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Potty training during Lockdown.

Updated: Jul 29, 2020

Lockdown parenting has been hard! But that's not to say it's not something a lot of us have got used to and actually benefited from, in some shape or form.

What I haven't got used to is hearing the screams of my two year old screaming "DADDY I'VE DONE A POO ON THE CARPET AND NOW IT'S ON MY FOOT!!“

So, lockdown has fallen just at the point where it feels socially acceptable for both mine and Ben's toddlers to learn to use the toilet. I don't think there should ever be a pressure to have your kids using the toilet by a specific age, and I think setting a deadline puts unnecessary pressure on you and your child, but our kids are approaching 3 years old now and it feels as though now is the right time.

There are so many different methods and pieces of advice flying at you from different angles it's hard to know which is the best and quite frankly easiest way to get your little one using the toilet. From the Auntie who swears by the method of only potty training for poo's on an evening to your mum who is adamant you were potty trained at 18 months before you could even string a sentence together.

The thing about potty training is every child is different and they all respond to potty training in different ways, one method might work for Ben's sons and the same method might cause my little girl to throw her potty at the wall in an epic meltdown. So that being said we've decided to put together our top 3 methods for potty training.

3-day potty training:

I first heard of this method when a friend recommended Jamie Glowaki's book "Oh crap! Potty training" The 3 day method has been around since the 1970's and is said to be one of the most successful methods you can use.

Who should use it: Parents looking for a quick transition from nappies to the potty/toilet.

Best Age: From around 2 years onwards.

Pros: Your child can be out of nappies in around 3 days. This method is seen as one of the most successful, once you've got through it and out the other end, you can say goodbye to nappies forever.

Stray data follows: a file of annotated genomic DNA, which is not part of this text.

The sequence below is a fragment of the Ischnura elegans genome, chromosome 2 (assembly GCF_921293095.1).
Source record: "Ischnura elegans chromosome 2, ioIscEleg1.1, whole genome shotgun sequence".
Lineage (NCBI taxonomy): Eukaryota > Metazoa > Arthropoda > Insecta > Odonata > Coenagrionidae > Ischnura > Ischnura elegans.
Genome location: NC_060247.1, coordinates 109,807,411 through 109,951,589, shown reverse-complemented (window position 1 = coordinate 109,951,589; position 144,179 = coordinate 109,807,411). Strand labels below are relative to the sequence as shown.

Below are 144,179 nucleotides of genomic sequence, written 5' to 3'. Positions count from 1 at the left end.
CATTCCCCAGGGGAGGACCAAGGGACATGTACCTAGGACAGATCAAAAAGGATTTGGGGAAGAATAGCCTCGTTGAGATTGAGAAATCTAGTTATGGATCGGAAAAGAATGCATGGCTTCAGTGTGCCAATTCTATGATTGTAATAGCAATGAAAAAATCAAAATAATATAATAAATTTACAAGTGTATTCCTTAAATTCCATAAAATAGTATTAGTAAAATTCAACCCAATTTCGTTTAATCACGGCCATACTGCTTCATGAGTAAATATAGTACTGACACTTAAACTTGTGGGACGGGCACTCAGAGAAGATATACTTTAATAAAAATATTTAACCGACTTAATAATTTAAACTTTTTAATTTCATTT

Cons: This is a very intense 3 days, this is not something that can be done in between working from home, because all nappies are thrown out at the beginning of the three days, you must be completely focused on your little one at all times to not only coach but also to prevent your house looking like a tough mudder event.

The process: On day 1 all your child's nappies are thrown out. They then put on big girl/boy pants. (It’s important to stock up on plenty of knickers/pants and liquids to encourage weeing before starting this type of potty training!)

You then show them the toilet/potty and really big up the fact that they must keep their new underwear dry almost like a challenge and the only way to do that is to let you know when they feel like they need to go to the toilet and you'll then take them to the potty/toilet.

There's going to be lots of "accidents" (Be prepared for many, many accidents over these 3 days!) you should scoop your little one up if they start to have an accident, run them to the toilet, and have them finish on the toilet.

This process continues and requires you to stay calm, praise heavily, even to the point of giving treats every now and again if they manage to get there in time or do a poo (which I find harder to get autumn to do on the toilet than a wee) and use accidents as a chance to teach your child when they need to go to the bathroom.

Parent led potty training:

If you're a stickler for timekeeping and like your parenting to be organised and under control, this may be the option for you!